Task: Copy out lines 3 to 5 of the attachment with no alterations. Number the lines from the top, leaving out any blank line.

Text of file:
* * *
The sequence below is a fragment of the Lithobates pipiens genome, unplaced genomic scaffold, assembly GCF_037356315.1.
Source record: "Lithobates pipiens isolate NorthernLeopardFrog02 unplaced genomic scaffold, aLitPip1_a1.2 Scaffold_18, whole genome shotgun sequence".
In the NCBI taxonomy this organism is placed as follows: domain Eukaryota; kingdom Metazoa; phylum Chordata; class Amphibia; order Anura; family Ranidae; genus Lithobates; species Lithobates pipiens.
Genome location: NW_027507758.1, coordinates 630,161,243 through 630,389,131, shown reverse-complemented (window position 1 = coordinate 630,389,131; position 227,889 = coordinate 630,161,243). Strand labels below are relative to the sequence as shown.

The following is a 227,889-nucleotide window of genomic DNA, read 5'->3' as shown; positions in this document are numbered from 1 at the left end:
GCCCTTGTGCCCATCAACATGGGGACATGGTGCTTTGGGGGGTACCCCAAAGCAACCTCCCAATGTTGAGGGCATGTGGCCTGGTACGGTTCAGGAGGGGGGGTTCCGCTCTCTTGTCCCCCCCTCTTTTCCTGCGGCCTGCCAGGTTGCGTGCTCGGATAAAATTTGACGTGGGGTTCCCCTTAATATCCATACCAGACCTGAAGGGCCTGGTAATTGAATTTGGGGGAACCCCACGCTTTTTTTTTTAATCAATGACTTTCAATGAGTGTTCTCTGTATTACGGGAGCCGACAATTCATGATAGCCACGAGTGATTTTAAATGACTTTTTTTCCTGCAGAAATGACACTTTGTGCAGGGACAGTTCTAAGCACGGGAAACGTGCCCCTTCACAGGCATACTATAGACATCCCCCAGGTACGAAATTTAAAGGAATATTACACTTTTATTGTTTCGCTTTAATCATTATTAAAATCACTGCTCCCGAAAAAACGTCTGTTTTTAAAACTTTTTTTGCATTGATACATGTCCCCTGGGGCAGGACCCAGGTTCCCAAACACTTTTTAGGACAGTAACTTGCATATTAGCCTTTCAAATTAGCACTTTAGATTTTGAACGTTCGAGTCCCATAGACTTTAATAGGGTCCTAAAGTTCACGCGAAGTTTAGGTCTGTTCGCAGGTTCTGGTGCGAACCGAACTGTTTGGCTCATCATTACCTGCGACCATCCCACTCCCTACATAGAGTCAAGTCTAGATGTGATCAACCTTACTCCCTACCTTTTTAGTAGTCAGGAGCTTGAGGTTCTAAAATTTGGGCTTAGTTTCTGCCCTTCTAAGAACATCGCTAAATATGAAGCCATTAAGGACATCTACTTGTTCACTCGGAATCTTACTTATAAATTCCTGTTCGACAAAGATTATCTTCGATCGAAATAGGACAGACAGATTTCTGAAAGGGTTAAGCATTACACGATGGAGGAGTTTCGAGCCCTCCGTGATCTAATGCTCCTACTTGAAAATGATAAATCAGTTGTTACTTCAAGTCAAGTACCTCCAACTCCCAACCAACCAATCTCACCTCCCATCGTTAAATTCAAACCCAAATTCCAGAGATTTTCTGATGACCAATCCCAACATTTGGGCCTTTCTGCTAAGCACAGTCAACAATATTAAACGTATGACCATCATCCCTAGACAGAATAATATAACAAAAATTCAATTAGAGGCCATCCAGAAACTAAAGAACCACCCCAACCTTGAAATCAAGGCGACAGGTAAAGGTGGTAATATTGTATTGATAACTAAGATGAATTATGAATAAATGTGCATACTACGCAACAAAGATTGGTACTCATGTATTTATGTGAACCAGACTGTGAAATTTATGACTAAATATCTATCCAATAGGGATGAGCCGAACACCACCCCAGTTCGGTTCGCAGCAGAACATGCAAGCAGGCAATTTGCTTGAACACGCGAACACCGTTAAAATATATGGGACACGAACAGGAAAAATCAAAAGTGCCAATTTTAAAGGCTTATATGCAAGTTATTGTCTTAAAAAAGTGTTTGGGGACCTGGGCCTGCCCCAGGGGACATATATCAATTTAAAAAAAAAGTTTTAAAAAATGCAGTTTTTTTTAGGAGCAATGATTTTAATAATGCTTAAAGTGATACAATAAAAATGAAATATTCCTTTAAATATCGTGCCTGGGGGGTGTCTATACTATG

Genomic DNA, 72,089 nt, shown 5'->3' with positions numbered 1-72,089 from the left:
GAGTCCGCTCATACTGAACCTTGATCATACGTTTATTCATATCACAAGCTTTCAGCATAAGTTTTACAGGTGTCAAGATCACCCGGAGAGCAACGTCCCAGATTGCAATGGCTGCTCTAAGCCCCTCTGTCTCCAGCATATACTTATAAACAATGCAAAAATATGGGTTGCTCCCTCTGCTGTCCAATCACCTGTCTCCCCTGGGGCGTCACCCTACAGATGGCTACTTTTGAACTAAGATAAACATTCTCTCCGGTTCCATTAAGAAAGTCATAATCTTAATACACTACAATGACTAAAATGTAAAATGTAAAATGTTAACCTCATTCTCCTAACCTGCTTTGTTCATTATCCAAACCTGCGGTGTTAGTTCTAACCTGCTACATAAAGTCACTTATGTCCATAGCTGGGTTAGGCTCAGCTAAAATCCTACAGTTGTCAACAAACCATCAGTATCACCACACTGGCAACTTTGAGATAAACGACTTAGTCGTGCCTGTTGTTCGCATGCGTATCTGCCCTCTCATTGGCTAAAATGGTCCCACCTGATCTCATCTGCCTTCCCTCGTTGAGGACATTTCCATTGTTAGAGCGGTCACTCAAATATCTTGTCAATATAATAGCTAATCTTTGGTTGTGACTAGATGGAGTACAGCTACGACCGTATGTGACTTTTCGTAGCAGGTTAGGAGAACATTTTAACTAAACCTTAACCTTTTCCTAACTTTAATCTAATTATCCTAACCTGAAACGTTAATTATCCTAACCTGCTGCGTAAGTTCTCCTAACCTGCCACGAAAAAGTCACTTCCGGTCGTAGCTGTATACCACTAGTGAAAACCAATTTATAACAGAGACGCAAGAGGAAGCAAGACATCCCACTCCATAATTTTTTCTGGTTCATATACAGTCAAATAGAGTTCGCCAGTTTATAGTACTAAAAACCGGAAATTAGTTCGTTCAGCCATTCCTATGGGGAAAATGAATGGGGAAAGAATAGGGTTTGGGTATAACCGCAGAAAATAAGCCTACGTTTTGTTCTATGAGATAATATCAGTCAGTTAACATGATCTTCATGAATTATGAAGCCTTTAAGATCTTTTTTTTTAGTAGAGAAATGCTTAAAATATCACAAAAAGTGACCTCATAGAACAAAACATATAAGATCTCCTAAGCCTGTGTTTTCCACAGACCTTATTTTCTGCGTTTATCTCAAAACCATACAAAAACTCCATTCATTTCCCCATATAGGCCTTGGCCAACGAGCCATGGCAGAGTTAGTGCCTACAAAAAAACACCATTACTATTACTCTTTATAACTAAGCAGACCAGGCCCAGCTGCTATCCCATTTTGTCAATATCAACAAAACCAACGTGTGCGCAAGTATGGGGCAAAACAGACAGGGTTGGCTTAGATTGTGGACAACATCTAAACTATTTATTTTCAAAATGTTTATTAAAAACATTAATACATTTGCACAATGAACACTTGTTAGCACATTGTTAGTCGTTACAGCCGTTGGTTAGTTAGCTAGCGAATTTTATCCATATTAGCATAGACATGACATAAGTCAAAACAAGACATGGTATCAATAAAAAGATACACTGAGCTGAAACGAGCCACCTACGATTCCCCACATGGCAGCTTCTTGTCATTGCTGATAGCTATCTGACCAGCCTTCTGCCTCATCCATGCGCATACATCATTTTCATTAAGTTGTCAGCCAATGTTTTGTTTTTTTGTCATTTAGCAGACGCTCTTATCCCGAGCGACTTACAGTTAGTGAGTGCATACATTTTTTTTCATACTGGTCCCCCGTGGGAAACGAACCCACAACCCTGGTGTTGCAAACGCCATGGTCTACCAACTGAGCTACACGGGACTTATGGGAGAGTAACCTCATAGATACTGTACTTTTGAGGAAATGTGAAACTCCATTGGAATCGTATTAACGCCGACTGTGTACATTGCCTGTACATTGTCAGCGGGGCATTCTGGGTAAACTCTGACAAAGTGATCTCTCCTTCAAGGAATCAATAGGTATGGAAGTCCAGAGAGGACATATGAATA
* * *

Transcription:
In the NCBI taxonomy this organism is placed as follows: domain Eukaryota; kingdom Metazoa; phylum Chordata; class Amphibia; order Anura; family Ranidae; genus Lithobates; species Lithobates pipiens.
Genome location: NW_027507758.1, coordinates 630,161,243 through 630,389,131, shown reverse-complemented (window position 1 = coordinate 630,389,131; position 227,889 = coordinate 630,161,243). Strand labels below are relative to the sequence as shown.

The following is a 227,889-nucleotide window of genomic DNA, read 5'->3' as shown; positions in this document are numbered from 1 at the left end: